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by
1 January, 2000@12:00 am
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Deep below the Lyricist Lounge, lurks a mysterious man known only as Will Tell. While hard at work in his basement, some think he’s a mad scientist, some others think he’s a terrorist. In actuality, he’s the man behind the man on the mic. He is a producer. One who makes beats, and one who brings back the lost art of sampling.

Will Tell surfaces with 15 tracks of his own dingy beats, teamed up with a close knit family of Brooklyn MC’s. Tell’s tracks are as underground as they get, but the quality is still on point. Murky, moody backpack beats, (that won’t put you to sleep), equipped with samples from obscure television shows and films, provide the backdrops for these fresh faces, with a number of shining moments. “Stupid” samples the Alfred Hitchcock television theme show, as the album’s shining stars, Word A’ Mouth, chant the future crooklyn kid anthem, “I’m stupid! Troopin’ through Brooklyn! What the fuck you lookin at?!” over the track’s mischievous sample. “Insane Asylum” also shows the talent of Word-A-Mouth, as Block McCloud and Mr. Metaphor take you on a captivating tour of the cuckoo’s nest, in a story like fashion.

Also showing up to wreck shop is future underground icon, Thirstin Howl III.First breaking “Language Barriers” with Word-A-Mouth, the tri-lingual emcee team freak it in English, Spanish, and even French! While this one may only keep your attention with Tell’s fun production, some may want to skip to the album’s best track, “Russian Roulette” , featuring the dream team of Thirstin Howl III, Word-A-Mouth, and Pumpkinhead. These four pass the revolver over an action packed, intense, Will Tell thriller, with one chance to bust. Really what makes this track, (as well as the whole album,) a gem is the fact that it’s nice to hear some emcees who are still hungry.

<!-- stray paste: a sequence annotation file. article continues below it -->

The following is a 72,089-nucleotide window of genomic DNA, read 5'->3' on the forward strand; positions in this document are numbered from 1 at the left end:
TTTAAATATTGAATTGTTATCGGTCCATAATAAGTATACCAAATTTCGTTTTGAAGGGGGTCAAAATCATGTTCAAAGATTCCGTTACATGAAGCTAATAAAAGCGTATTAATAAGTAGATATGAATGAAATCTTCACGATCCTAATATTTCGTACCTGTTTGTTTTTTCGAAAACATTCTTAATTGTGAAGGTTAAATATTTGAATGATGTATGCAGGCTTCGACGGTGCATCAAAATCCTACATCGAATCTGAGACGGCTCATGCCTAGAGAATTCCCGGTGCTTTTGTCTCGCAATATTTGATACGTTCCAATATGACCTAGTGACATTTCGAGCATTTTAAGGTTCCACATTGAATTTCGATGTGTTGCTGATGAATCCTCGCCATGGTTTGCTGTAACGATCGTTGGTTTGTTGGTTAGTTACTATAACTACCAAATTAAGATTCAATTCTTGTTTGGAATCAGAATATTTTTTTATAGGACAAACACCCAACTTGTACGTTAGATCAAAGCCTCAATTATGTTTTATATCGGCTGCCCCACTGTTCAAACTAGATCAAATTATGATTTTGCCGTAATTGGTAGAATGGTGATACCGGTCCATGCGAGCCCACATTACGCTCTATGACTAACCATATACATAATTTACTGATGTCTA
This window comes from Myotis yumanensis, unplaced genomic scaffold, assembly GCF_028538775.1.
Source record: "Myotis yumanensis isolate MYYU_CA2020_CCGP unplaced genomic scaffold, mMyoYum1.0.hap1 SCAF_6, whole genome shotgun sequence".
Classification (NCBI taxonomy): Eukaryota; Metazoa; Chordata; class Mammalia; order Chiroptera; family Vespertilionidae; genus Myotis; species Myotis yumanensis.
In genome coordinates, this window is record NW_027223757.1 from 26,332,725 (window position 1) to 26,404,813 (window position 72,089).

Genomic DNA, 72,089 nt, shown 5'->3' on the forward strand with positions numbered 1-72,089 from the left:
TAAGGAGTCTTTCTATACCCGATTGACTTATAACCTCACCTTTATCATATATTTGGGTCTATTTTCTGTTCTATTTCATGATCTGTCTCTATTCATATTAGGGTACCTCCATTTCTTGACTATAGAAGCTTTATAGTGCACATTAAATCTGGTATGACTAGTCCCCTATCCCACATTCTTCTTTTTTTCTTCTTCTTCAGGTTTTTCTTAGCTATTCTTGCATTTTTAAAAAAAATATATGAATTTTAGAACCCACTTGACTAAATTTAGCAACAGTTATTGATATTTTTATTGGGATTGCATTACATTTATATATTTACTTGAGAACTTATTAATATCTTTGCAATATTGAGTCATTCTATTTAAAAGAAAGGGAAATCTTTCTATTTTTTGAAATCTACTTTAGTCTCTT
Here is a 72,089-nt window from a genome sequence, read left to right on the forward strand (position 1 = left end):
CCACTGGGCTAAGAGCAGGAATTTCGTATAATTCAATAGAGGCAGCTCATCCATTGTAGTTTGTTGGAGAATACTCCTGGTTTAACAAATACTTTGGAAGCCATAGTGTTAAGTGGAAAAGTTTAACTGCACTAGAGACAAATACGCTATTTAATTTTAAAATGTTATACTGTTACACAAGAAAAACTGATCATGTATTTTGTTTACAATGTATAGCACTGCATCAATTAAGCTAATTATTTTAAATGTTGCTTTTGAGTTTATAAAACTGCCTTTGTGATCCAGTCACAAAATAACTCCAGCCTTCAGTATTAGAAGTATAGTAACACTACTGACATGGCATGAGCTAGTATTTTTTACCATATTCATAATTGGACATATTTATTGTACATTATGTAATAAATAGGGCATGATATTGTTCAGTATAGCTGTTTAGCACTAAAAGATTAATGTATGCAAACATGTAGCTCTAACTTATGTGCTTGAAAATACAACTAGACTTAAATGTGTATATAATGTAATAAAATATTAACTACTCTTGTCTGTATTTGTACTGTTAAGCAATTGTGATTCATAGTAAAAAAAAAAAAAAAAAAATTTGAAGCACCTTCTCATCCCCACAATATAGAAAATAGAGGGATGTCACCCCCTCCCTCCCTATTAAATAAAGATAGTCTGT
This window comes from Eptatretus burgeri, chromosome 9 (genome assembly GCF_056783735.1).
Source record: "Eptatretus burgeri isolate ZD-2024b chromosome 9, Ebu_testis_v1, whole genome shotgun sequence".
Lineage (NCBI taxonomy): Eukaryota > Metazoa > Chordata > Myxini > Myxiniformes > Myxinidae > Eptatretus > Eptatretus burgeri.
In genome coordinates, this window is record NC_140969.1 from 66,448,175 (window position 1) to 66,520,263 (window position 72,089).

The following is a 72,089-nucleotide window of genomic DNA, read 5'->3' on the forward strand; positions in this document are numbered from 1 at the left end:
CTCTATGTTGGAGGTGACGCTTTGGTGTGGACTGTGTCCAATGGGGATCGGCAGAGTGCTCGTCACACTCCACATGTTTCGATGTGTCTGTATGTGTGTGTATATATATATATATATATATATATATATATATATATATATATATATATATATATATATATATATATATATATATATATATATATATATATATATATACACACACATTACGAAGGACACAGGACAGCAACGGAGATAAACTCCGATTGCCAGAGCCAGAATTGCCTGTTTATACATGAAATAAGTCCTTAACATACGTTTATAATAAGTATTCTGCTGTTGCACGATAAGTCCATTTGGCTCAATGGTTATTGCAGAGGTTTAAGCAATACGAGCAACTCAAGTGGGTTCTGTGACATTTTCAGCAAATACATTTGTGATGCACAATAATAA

Like any release, the LP does have it’s downsides. “The Illout” uses an all too obvious sample of Beethoven’s “Fur Elise”, as young emcee, Icon prepares to get loose. When listening to him, it’s obvious he’s the baby of the crew, as he definitely needs some polishing, but still shows mad potential to transform into a super-emcee as age and experience take their toll. “Panda De Que ” is another adventure in Spanglish, but its cryptic lyrics leave out the espanol impaired, and ends up getting lost in the translation. Meatpie’s “The Thrill Is Gone” just seems a little bit out of place, with it’s blusey production, but all in all we can’t complain too much about the album’s material.

Now, your everyday hip-hop magazine reader (or writer) might look at an album with production this dirty, as “some more of that underground shit,” quick to award it another 2.5. (They killed Lootpack and Saukrates! Lost ones!) For ya’ll, go ahead and marinate on Harlem World and Lil’ Cease some more. But others who still have an ear for the foundation of this whole art, will recognize the talent that these hungry hip-hoppers have, and keep coming back for more.

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